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Bad roads - a Russian curse?

Bad roads - a Russian curse?

24.10.2011 — Analysis

The Sverdlovsk region is planning to spend 10 billion rubles on road repair in 2012. Builders claim that if the state continues to allocate such small sums, it will take 50 years to renovate the highway network. Independent experts predict that even the region's entire budget won't be enough to fix the roads, if the state doesn't tighten up oversight of the construction and just keeps paying highway workers by the kilometer. However, as this columnist for RusBusinessNews has determined, government officials must be quite satisfied with the current status quo, or they wouldn't have tried to use toll roads to solve all the problems in this sector.

The Sverdlovsk region has 11,000 kilometers of roads. State regulations require that 1,000 kilometers be repaired each year and the same number be completely overhauled. The road builders claim the roads are underfunded and won't last from one repair cycle to the next. According to Nikolai Khamitsevich, the deputy head of the regional agency Roadway Management, financially the best year was 2006, when the industry was allotted 12 billion rubles (10% of the regional budget), which allowed them to repair 500 kilometers of road and construct another 180 kilometers of new roads. Then things went downhill. In 2009, spending was reduced to 4%. There has been some growth in the last two years, 5% of the budget in 2010 and 6% in 2011. In absolute numbers, 240 kilometers will be repaired this year, and 18 kilometers of new roads will be constructed. Funding will increase to 10 billion rubles in 2012, but Nikolai Khamitsevich believes that at least 15 billion is needed.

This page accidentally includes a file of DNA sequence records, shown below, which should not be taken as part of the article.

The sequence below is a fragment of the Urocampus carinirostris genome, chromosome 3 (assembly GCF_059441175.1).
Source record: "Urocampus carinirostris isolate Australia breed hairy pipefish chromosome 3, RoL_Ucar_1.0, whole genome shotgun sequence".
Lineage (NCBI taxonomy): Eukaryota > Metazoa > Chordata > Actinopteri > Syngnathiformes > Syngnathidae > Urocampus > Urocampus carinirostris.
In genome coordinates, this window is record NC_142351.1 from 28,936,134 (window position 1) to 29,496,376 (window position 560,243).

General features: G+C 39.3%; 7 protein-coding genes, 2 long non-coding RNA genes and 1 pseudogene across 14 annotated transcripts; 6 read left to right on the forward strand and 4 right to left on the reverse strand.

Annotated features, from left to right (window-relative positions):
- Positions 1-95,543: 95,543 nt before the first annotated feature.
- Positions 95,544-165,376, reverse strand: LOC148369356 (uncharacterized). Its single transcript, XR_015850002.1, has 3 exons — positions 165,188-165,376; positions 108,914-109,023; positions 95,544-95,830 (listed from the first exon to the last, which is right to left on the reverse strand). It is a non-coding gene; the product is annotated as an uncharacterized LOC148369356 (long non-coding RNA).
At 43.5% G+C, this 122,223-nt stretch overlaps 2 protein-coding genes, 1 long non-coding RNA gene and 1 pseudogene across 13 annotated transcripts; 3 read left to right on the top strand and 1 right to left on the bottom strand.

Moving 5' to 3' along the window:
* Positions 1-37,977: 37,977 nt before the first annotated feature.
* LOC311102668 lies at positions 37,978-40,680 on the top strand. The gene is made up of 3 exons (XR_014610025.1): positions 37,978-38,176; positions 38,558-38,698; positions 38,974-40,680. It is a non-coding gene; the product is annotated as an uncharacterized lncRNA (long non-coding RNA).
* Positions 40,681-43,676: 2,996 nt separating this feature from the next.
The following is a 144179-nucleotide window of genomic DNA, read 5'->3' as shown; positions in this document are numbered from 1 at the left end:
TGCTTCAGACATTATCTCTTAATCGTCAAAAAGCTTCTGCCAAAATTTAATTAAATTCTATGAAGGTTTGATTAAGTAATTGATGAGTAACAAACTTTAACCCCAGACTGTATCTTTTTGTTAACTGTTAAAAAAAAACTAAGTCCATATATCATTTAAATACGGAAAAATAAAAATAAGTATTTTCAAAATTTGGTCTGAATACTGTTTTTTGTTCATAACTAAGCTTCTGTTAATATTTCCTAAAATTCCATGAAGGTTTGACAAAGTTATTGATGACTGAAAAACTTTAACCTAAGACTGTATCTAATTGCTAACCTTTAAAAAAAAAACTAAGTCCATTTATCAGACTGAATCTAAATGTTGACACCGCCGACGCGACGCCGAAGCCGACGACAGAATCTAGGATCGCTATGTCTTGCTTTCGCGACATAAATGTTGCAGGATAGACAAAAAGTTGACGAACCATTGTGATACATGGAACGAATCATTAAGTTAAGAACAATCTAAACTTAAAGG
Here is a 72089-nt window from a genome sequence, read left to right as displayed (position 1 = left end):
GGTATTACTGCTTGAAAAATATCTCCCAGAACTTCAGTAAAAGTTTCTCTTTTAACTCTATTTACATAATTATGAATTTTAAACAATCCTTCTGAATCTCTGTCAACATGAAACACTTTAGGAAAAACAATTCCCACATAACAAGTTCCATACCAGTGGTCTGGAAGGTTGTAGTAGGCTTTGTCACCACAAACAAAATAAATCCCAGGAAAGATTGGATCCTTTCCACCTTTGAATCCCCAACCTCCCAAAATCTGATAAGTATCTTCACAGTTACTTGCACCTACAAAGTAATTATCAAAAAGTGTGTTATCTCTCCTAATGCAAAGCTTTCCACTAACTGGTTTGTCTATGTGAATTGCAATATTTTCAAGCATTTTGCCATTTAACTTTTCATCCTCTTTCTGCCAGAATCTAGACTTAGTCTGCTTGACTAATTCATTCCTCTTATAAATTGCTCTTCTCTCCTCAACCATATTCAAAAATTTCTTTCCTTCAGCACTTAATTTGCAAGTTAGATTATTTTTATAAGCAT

Drivers think the highway-construction companies are whining. Many Russians believe that it's several times cheaper to build a square kilometer of road in Europe than it is here at home. Supposedly the difference ends up in the pockets of the construction companies. Drivers are convinced that the needed funding can be found by reducing theft and by constructing roads out of concrete instead of asphalt (which will require less frequent repairs). But experts claim these arguments cannot be substantiated.

Igor Petrunin, the former chief engineer at OJSC URALGIPRODORNII, notes that a cost estimate is subjected to expert analysis before it is approved by the regional government. It is unlikely that the numbers are affected by corruption, since the integrity of the experts involved is at stake. He claims that the cost of building one kilometer of road in Russia is comparable to that in Europe or America. The people who claim it's too expensive are those who want everyone to ignore the evidence in the numbers. The fact is that Russia spends only 0.5% of its GDP on its roads, compared to 3% in the US and 5% in Japan. The reason for this huge difference is that Russian roads are funded with whatever is left over in the budget.